Comorbidity of adult attention-deficit hyperactivity disorder and bipolar disorder: prevalence and clinical correlates

Tamam L. , Karakus G., ÖZPOYRAZ N.

EUROPEAN ARCHIVES OF PSYCHIATRY AND CLINICAL NEUROSCIENCE, cilt.258, ss.385-393, 2008 (SCI İndekslerine Giren Dergi) identifier identifier identifier

  • Cilt numarası: 258 Konu: 7
  • Basım Tarihi: 2008
  • Doi Numarası: 10.1007/s00406-008-0807-x
  • Sayfa Sayıları: ss.385-393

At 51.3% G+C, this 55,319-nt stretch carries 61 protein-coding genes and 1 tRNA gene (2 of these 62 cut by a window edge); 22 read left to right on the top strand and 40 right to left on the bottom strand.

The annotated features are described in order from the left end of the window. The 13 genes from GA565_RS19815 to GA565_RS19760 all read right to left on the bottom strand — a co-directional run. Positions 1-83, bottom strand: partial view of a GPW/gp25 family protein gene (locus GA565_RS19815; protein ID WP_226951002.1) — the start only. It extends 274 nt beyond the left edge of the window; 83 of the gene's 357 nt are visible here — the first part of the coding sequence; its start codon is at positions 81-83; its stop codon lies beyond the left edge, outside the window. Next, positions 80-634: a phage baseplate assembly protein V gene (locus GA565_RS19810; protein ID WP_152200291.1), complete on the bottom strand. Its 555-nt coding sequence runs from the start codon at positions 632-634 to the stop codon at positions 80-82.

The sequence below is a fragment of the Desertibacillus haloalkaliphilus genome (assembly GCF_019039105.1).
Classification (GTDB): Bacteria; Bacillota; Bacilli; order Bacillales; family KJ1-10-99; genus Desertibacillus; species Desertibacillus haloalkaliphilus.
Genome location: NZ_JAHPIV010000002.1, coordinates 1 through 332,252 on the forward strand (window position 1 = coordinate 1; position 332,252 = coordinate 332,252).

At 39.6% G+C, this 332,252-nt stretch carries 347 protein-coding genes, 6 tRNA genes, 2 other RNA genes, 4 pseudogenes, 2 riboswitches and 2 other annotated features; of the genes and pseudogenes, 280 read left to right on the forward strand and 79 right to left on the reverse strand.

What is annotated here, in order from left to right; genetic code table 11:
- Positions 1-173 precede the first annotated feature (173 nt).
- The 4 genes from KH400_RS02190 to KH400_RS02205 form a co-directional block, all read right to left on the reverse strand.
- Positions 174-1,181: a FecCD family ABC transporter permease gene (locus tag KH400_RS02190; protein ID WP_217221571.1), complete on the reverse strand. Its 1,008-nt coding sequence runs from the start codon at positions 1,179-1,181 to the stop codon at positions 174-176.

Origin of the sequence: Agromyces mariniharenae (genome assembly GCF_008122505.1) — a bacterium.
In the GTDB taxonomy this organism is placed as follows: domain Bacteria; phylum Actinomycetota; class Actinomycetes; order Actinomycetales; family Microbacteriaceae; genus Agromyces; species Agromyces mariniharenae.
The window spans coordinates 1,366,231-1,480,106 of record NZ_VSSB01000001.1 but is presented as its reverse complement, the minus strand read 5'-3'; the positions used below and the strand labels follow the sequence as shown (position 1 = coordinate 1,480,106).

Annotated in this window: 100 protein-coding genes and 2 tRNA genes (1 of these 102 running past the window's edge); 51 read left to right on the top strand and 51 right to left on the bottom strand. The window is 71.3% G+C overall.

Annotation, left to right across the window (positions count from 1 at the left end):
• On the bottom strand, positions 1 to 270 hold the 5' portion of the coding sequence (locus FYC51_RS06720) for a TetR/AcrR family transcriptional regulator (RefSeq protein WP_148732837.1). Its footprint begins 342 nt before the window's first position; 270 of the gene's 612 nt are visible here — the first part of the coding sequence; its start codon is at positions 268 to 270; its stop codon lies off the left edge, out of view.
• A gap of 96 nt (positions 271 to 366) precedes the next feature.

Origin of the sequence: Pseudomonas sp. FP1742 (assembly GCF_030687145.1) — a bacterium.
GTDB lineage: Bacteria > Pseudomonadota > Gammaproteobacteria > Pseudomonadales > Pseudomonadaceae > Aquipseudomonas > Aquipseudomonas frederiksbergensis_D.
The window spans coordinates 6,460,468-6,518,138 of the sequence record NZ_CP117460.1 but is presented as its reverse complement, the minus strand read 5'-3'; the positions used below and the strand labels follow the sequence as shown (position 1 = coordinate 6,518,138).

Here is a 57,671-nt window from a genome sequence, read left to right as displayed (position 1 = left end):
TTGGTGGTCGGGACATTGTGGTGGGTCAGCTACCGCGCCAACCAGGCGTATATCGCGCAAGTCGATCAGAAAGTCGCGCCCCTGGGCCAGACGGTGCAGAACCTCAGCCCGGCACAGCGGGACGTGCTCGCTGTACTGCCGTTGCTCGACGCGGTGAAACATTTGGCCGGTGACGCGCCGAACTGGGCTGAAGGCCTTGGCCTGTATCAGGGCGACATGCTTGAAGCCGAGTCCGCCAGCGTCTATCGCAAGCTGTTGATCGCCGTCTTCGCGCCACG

The aim of this study was to determine the frequency of adult attention deficit hyperactivity disorder (ADHD) comorbidity with lifetime bipolar disorder, and the influence of this comorbidity on various demographic and clinical variables in patients. Patients (n = 159) with a previous diagnosis of bipolar disorder (79 female, 80 male) were included in this study. All patients were interviewed for the presence of current adult and childhood ADHD diagnosis and other axis I psychiatric disorder comorbidities using the structured clinical interview for DSM-IV (SCID) and the Schedule for Affective Disorders and Schizophrenia for School Age Children-Present and Lifetime Version (K-SADS-PL). The subjects also completed a Wender Utah rating scale (WURS-25) and a Current Symptoms Scale for ADHD symptoms. In particular, patients' clinical characteristics, the age of onset of bipolar disorder, and the number of episodes were noted. Twenty-six of the 159 bipolar patients (16.3%) were diagnosed with adult ADHD, while another subgroup of patients (n = 17, 10.7%) received a diagnosis of childhood ADHD but did not fulfill criteria for adult ADHD. Both of these two subgroups (patients with adult ADHD, and patients with only childhood ADHD) had an earlier age of onset of the disease and a higher number of previous total affective or depressive episodes than those without any lifetime ADHD comorbidity. However only bipolar patients with adult ADHD comorbidity had higher lifetime comorbidity rates for axis I psychiatric disorders, such as panic disorder and alcohol abuse/dependence, compared to patients without lifetime ADHD. Bipolar patients with comorbid adult ADHD did not differ from bipolar patients with comorbid childhood ADHD in terms of any demographic or clinical variables except for adult ADHD scale scores. In conclusion, ADHD is a common comorbidity in bipolar patients, and it adversely affects the course of the disease and disrupts the social adjustment of the patients. Regular monitoring of ADHD will help to prevent problems and complications that could arise in the course of the disease, particularly in patients with early onset bipolar disorder.